Insureyouknow has a tool available to track accomplishments and lessons learned upon completion of your annual self-reflection or any time throughout the year. You can digitally file data to refer to as you continue your self-reflection journey that will allow you to remember 2019 in order to prepare for 2020.
Experts agree: Everyone should have an emergency fund with enough money to cover six to eight months of living expenses. This is money you set aside in case of a major life-changing event, such as a job loss.
If you haven’t saved up the recommended amount, you aren’t alone. A recent survey from Bankrate found that only 29 percent of Americans have saved six months’ worth of expenses. Another 23 percent have saved nothing at all.
While those statistics may make you feel better about your own situation, you don’t want to get complacent. If you lost your job tomorrow, would you be able to make rent next month? If you had a major medical emergency and couldn’t work for three months, could you afford groceries?
If you answered “No” to those questions, it’s time to build that emergency fund—quickly. Here are a few ways to get started.
- Slow your spending. It goes without saying that the first thing you should do is to take a good, hard look at your budget and determine where you can cut back. One of the first items on the chopping block is always cable and other forms of entertainment. You don’t have to deprive yourself, but do you really need both Netflix and Amazon Prime? Other easy places to cut include gym memberships, subscriptions and eating out.
- Sell your stuff. If you have a lot of unused items in your house, this is a good time to clear out space and get a little extra cash at the same time. You can sell the clothes your kids have outgrown at a garage sale. You can find those collectible toys gathering dust in the attic and post them on eBay. You can take that bread maker you’ve used twice and list it on Craigslist. Just be sure to stay safe when selling items online.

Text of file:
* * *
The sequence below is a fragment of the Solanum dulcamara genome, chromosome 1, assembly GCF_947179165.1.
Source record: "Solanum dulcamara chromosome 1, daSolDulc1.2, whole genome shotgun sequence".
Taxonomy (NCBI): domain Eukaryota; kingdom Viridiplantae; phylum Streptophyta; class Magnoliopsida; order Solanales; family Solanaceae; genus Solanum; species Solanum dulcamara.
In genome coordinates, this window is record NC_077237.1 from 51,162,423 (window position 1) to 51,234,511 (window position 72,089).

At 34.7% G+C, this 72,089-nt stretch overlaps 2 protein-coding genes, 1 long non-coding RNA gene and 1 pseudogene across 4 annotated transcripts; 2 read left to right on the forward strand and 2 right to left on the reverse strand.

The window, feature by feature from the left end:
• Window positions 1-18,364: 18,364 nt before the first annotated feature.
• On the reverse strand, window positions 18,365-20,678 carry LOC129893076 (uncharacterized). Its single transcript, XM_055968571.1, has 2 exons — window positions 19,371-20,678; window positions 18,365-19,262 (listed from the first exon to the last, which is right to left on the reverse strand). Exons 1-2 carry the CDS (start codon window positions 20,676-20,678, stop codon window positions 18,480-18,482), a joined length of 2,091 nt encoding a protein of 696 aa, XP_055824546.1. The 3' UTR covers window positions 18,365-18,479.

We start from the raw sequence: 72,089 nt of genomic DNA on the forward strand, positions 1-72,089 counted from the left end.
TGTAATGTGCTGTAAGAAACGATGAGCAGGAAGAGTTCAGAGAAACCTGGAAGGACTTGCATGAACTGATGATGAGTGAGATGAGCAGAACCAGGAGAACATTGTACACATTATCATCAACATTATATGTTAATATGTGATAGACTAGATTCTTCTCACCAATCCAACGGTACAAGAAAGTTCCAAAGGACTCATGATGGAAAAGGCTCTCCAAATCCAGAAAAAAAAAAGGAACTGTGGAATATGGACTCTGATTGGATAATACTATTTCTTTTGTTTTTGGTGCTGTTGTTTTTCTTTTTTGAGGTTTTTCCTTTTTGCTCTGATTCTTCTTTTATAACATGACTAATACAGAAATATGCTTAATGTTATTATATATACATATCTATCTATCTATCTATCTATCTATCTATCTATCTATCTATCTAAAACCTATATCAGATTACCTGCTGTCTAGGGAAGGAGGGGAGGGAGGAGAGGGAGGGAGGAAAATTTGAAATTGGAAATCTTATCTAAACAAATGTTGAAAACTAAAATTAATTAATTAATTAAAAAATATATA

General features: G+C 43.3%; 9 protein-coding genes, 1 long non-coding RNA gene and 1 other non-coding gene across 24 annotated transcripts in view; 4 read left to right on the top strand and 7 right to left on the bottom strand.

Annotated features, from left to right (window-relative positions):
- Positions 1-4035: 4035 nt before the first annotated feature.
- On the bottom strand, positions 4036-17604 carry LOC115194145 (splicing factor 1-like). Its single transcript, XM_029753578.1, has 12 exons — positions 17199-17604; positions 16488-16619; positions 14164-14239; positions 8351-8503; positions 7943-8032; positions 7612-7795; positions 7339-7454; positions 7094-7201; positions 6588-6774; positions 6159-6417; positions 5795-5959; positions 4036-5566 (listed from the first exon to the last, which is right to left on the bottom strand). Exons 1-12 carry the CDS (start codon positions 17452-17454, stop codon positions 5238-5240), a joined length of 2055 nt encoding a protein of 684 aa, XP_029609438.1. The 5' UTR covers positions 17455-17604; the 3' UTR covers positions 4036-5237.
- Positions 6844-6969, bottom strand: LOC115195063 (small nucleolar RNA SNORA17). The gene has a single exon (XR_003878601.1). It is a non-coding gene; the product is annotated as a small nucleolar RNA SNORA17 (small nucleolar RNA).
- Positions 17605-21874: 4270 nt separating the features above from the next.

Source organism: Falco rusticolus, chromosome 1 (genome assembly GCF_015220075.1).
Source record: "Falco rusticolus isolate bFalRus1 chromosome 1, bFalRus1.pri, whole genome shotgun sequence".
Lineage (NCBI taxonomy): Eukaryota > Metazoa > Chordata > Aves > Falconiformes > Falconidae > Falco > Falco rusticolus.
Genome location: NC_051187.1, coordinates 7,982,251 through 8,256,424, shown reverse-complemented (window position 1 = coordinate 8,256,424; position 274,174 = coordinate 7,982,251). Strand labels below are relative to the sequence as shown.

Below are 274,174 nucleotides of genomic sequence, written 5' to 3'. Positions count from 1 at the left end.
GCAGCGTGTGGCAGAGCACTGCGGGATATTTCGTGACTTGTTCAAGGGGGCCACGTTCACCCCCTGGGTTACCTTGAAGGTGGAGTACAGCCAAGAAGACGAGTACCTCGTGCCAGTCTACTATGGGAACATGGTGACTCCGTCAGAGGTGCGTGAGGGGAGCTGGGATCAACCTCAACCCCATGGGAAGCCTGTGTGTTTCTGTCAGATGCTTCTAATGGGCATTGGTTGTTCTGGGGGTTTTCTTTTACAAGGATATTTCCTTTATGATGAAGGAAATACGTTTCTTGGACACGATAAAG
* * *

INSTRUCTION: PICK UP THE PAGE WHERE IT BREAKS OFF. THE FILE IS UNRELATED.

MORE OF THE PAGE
- Get a part-time job. Assuming you have the time, you may want to look into getting a part-time job while you build up your reserves. You don’t have to relive your teenage days and work the drive-thru at the fast food restaurant down the joint, but you may be able to pick up some hours at the local bookstore. If you’re a fitness fanatic, perhaps you could work the front desk at your gym or teach some group classes. If you have a reliable vehicle, you could get earn a little extra money as a rideshare driver.
- Bill yourself. Sometimes you just need to change your mindset. Consider your emergency fund to be a monthly bill, and make sure you pay that bill just like you would any other. You can set the amount and due date and make it a part of your monthly budget. Even better, set it up as an automatic payment so you don’t even have to think about it. Alternatively, you could vow to transfer a set amount of cash—say $20—into your savings account every Friday. It may seem like a small step, but it all adds up.
- Save any bonus money. If you get a bonus at work or a tax refund, put that money in your savings account immediately. You may be tempted to spend it, but try to think about the long-term benefits. The same goes for a raise: Instead of budgeting that extra 2–3 percent into your regular spending, move the amount over to savings. You’re already getting by without it, after all, so you won’t even miss it.
After you’ve got a good chunk of change set aside, you might want to look into moving it to a high-yield savings account. You don’t want to invest it because you want it to be readily available, but you don’t want it sitting in an account earning next to nothing in interest either. Be sure to store your bank’s information along with your other important documents on InsureYouKnow.org so you and your loved ones know how to access the money if and when you need it.